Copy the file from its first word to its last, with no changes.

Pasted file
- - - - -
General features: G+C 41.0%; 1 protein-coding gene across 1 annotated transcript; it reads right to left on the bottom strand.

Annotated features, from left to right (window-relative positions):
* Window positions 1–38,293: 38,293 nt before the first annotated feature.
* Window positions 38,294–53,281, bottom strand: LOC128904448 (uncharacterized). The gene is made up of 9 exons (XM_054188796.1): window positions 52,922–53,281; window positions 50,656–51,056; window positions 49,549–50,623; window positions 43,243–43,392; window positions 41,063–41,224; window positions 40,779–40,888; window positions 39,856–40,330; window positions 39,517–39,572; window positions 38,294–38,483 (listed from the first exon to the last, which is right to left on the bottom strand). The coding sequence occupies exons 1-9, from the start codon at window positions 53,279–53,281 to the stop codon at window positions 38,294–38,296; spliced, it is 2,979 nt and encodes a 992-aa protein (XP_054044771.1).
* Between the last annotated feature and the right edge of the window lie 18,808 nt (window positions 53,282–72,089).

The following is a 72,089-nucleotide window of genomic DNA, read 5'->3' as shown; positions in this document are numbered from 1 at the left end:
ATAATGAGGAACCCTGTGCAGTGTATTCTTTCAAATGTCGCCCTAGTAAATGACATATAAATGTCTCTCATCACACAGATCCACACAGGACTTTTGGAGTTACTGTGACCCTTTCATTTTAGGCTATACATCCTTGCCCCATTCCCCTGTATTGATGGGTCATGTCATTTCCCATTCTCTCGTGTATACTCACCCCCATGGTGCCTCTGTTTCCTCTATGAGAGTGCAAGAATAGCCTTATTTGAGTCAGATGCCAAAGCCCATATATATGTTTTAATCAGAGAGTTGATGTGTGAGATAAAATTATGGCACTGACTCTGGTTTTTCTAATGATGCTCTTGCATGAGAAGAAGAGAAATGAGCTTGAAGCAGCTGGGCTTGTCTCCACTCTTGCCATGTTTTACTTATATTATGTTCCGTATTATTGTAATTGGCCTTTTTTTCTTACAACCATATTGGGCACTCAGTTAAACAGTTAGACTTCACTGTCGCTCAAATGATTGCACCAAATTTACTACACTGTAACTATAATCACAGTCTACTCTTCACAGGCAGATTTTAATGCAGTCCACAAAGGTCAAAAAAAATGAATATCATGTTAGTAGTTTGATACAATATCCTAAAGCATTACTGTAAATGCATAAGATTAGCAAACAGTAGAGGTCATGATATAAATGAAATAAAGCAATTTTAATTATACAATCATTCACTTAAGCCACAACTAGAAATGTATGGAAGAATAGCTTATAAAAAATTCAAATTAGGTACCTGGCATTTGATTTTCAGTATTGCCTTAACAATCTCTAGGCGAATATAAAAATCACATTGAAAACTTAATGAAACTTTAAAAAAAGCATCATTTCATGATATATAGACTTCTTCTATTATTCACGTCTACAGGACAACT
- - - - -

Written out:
General features: G+C 41.0%; 1 protein-coding gene across 1 annotated transcript; it reads right to left on the bottom strand.

Annotated features, from left to right (window-relative positions):
* Window positions 1–38,293: 38,293 nt before the first annotated feature.
* Window positions 38,294–53,281, bottom strand: LOC128904448 (uncharacterized). The gene is made up of 9 exons (XM_054188796.1): window positions 52,922–53,281; window positions 50,656–51,056; window positions 49,549–50,623; window positions 43,243–43,392; window positions 41,063–41,224; window positions 40,779–40,888; window positions 39,856–40,330; window positions 39,517–39,572; window positions 38,294–38,483 (listed from the first exon to the last, which is right to left on the bottom strand). The coding sequence occupies exons 1-9, from the start codon at window positions 53,279–53,281 to the stop codon at window positions 38,294–38,296; spliced, it is 2,979 nt and encodes a 992-aa protein (XP_054044771.1).
* Between the last annotated feature and the right edge of the window lie 18,808 nt (window positions 53,282–72,089).

The following is a 72,089-nucleotide window of genomic DNA, read 5'->3' as shown; positions in this document are numbered from 1 at the left end:
ATAATGAGGAACCCTGTGCAGTGTATTCTTTCAAATGTCGCCCTAGTAAATGACATATAAATGTCTCTCATCACACAGATCCACACAGGACTTTTGGAGTTACTGTGACCCTTTCATTTTAGGCTATACATCCTTGCCCCATTCCCCTGTATTGATGGGTCATGTCATTTCCCATTCTCTCGTGTATACTCACCCCCATGGTGCCTCTGTTTCCTCTATGAGAGTGCAAGAATAGCCTTATTTGAGTCAGATGCCAAAGCCCATATATATGTTTTAATCAGAGAGTTGATGTGTGAGATAAAATTATGGCACTGACTCTGGTTTTTCTAATGATGCTCTTGCATGAGAAGAAGAGAAATGAGCTTGAAGCAGCTGGGCTTGTCTCCACTCTTGCCATGTTTTACTTATATTATGTTCCGTATTATTGTAATTGGCCTTTTTTTCTTACAACCATATTGGGCACTCAGTTAAACAGTTAGACTTCACTGTCGCTCAAATGATTGCACCAAATTTACTACACTGTAACTATAATCACAGTCTACTCTTCACAGGCAGATTTTAATGCAGTCCACAAAGGTCAAAAAAAATGAATATCATGTTAGTAGTTTGATACAATATCCTAAAGCATTACTGTAAATGCATAAGATTAGCAAACAGTAGAGGTCATGATATAAATGAAATAAAGCAATTTTAATTATACAATCATTCACTTAAGCCACAACTAGAAATGTATGGAAGAATAGCTTATAAAAAATTCAAATTAGGTACCTGGCATTTGATTTTCAGTATTGCCTTAACAATCTCTAGGCGAATATAAAAATCACATTGAAAACTTAATGAAACTTTAAAAAAAGCATCATTTCATGATATATAGACTTCTTCTATTATTCACGTCTACAGGACAACT